Egyptian archeologists have unearthed 27 coffins at an ancient pharaonic cemetery in Saqqara, the UNESCO world heritage site that is home to one of the oldest pyramids in the world. Found stacked in two burial shafts, the wooden coffins are about 2,500 years old.

The antiquities were discovered following an 11-meter Egyptian dig in the governate of Giza, south of Cairo. Studies suggest that the vibrantly painted wooden coffins, shrouds, and other artefacts recovered have remained tightly sealed since their burial more than 2,000 years ago.

“This new discovery is not the first in the Saqqara archeological area,” said pharaonic archeologist Ahmed Abdel. “Archeological discoveries have increased over the past years which draw attention to this region. This prompted many archeological missions from many countries to work in this region, trying to probe the depths of this region and the treasures hidden inside it,” he added.

Mohamed Abdel Hamid, vice president of the Egyptian Association for Tourism and Archeological Development, also said the unearthing of the sarcophagi was a testament to the architectural development of the Saqqara area, which is evident in King Djoser’s collection. He also believes that the current excavation season will have a positive impact on tourism in Egypt, particularly in the areas of Giza, Saqqara, Luxor, and Aswan.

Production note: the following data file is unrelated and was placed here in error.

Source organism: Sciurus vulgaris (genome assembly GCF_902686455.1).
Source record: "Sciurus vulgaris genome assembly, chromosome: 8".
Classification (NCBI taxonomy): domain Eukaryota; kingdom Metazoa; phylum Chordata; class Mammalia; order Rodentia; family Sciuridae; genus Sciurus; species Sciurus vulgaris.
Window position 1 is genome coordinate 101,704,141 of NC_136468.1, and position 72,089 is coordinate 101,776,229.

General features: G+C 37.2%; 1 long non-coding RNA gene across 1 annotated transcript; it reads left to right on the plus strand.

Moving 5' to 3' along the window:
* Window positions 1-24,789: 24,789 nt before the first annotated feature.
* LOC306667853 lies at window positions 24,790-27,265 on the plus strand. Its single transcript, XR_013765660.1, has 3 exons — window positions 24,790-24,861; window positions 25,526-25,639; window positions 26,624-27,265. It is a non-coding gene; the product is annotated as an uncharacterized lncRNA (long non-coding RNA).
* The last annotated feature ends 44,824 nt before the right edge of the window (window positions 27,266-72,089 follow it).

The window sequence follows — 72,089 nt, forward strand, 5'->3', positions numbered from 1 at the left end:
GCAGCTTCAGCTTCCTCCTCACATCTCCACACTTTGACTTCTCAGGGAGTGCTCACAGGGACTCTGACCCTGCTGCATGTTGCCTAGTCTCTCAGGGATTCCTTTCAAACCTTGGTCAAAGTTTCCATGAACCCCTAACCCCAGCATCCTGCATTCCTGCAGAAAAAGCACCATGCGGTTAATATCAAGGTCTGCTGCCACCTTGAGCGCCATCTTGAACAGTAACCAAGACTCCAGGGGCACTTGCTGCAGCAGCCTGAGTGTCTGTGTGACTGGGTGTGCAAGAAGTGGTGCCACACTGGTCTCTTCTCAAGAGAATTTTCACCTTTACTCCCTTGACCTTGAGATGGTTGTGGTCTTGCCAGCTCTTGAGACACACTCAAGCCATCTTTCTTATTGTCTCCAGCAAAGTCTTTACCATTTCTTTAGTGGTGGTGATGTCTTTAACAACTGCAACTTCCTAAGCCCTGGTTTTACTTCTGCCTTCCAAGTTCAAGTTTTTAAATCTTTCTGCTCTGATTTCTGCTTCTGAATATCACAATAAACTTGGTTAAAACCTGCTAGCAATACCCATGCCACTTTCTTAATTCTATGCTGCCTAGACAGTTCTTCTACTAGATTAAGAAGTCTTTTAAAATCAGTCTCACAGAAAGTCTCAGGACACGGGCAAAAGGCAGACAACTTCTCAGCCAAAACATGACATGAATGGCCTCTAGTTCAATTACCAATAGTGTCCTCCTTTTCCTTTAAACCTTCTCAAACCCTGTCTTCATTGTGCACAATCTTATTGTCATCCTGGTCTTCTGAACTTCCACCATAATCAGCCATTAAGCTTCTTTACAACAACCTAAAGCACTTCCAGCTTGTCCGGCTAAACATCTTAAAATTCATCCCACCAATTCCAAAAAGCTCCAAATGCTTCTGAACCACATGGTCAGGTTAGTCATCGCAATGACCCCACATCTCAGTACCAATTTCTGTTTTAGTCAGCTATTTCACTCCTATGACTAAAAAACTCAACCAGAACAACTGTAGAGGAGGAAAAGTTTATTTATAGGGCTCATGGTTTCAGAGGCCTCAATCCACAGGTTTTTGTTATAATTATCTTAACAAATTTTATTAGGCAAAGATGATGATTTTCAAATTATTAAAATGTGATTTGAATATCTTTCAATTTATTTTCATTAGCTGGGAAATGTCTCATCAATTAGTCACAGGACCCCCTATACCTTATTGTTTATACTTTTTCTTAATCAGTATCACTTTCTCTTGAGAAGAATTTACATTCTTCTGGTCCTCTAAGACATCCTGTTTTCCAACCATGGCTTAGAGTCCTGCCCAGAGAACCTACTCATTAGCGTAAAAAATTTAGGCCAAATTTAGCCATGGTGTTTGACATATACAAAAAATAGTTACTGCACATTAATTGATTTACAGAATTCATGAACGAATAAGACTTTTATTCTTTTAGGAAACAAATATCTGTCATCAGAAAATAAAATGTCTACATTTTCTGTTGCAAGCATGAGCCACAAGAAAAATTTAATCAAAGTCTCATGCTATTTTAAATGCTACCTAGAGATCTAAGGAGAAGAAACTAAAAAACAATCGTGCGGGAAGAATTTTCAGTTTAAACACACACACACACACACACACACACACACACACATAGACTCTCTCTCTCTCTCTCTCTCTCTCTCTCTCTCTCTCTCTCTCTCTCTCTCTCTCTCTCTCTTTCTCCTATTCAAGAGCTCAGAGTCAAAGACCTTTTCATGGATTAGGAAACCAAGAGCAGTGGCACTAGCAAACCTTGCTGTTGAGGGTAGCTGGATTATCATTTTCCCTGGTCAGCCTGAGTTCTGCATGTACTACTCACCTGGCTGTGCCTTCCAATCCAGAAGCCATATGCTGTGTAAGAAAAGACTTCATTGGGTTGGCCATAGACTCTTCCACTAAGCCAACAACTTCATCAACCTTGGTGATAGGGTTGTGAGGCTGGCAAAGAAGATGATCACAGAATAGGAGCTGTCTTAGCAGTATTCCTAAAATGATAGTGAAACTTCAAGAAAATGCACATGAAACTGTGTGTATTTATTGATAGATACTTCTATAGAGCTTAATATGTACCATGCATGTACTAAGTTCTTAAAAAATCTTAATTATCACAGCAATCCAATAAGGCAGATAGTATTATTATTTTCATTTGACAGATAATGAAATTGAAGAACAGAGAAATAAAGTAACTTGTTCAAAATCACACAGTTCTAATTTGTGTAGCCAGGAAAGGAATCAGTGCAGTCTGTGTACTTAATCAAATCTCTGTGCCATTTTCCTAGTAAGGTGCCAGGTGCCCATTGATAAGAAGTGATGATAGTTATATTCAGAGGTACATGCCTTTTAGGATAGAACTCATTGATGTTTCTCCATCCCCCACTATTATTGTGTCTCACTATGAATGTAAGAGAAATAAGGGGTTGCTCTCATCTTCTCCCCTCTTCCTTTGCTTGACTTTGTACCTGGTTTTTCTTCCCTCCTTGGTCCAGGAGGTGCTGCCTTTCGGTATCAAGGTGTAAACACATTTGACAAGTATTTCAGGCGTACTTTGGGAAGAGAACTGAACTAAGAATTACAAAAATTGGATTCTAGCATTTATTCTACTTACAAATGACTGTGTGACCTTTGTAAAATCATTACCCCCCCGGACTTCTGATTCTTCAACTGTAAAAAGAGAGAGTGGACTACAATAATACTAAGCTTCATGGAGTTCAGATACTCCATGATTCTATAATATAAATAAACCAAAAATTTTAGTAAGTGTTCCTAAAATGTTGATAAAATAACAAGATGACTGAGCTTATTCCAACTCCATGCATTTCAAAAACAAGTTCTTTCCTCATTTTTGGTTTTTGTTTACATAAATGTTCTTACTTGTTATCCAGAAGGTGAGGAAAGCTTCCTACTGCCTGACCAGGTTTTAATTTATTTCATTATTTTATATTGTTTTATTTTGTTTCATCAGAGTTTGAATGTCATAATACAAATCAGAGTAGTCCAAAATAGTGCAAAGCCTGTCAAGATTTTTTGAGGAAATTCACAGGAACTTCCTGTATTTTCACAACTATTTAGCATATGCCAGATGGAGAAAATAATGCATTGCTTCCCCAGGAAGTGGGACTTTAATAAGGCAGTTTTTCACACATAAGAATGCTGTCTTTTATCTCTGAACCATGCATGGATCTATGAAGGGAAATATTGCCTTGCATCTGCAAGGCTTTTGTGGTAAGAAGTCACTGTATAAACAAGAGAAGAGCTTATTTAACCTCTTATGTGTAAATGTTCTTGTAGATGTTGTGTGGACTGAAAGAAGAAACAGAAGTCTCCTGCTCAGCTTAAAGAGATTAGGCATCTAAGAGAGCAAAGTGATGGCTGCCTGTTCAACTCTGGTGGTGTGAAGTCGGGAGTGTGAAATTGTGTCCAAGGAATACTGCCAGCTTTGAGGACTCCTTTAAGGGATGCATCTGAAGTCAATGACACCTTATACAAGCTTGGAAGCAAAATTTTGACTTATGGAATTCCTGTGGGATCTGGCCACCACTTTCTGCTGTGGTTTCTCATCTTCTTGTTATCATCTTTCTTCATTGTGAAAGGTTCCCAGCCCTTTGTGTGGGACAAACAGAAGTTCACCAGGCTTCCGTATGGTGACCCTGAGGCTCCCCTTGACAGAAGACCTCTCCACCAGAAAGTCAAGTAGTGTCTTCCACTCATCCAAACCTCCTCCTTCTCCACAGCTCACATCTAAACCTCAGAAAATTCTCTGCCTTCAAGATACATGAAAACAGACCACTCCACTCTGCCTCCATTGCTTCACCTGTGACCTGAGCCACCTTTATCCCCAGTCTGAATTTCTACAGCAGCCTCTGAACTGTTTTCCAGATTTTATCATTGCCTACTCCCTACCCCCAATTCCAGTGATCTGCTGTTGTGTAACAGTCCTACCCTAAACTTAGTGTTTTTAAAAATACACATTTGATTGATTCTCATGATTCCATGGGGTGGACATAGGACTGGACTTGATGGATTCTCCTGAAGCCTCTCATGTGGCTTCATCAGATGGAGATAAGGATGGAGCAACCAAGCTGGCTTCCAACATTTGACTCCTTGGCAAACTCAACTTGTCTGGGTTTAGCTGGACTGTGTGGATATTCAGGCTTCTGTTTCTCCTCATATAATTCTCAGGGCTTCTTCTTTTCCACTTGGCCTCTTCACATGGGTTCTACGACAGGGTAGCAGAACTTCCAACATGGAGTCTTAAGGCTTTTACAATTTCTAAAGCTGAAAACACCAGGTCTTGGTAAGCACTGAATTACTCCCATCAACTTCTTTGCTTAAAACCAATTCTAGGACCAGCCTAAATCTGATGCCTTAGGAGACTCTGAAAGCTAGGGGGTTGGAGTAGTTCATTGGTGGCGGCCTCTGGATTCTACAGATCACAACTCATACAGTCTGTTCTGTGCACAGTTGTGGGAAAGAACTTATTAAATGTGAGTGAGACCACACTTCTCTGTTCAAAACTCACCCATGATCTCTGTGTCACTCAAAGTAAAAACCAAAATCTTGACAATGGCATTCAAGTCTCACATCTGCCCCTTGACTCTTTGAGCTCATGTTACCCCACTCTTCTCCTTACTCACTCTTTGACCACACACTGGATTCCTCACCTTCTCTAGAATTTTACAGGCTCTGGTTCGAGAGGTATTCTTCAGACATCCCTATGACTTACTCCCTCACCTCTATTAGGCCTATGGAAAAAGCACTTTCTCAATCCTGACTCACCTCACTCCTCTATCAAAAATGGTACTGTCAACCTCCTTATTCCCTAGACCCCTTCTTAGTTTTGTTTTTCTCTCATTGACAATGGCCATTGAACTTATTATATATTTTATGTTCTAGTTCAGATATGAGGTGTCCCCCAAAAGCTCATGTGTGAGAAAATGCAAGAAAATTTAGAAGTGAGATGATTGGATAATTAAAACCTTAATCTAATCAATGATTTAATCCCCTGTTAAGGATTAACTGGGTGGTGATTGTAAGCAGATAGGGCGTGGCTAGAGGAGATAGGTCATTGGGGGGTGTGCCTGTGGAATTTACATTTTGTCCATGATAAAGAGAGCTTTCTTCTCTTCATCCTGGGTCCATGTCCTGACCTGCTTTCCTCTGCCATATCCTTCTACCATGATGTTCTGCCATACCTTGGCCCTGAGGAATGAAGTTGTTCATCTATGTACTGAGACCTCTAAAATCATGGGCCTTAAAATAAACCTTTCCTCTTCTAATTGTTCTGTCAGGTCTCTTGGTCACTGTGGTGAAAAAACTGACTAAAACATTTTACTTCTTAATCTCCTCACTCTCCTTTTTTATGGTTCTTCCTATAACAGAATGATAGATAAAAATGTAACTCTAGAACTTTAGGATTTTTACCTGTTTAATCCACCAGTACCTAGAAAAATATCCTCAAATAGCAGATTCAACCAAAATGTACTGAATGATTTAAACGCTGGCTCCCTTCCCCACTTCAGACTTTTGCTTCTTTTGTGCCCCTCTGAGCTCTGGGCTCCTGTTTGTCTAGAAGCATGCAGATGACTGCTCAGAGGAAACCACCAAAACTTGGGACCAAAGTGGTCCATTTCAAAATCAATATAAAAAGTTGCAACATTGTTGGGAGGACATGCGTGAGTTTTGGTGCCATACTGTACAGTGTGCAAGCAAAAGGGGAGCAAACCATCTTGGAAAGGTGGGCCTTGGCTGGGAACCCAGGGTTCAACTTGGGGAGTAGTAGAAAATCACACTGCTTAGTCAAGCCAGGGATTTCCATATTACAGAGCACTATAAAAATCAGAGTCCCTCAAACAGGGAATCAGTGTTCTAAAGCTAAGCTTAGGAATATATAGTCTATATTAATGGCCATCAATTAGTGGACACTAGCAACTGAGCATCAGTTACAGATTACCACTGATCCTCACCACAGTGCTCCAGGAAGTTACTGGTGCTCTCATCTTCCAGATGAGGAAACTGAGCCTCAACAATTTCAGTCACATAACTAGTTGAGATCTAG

Meanwhile, Khaled Al-Anani of the Egyptian Ministry of Antiquities described the recent discovery as the largest of its kind in the region so far. He said the recent projects of the Ministry of Antiquities and the increase in archeological discoveries in the region would not have been possible without the support of the Egyptian government. He also pointed out the importance of resuming the work of at least 300 archeological missions from 25 countries after years of hiatus.                                                                                                                            

In March, Egypt reopened at the historic necropolis the Djoser’s Step Pyramid, the first pyramid ever built in history, following a 14-year, $6.6-billion restoration process. There are currently 50 active Egyptian missions working at different sites throughout the country to uncover the secrets and treasures of the country’s past.

Pyramid of the Sun The Pyramid of the Sun in the ancient city of Teotihuacan. Arian Zwegers / Flickr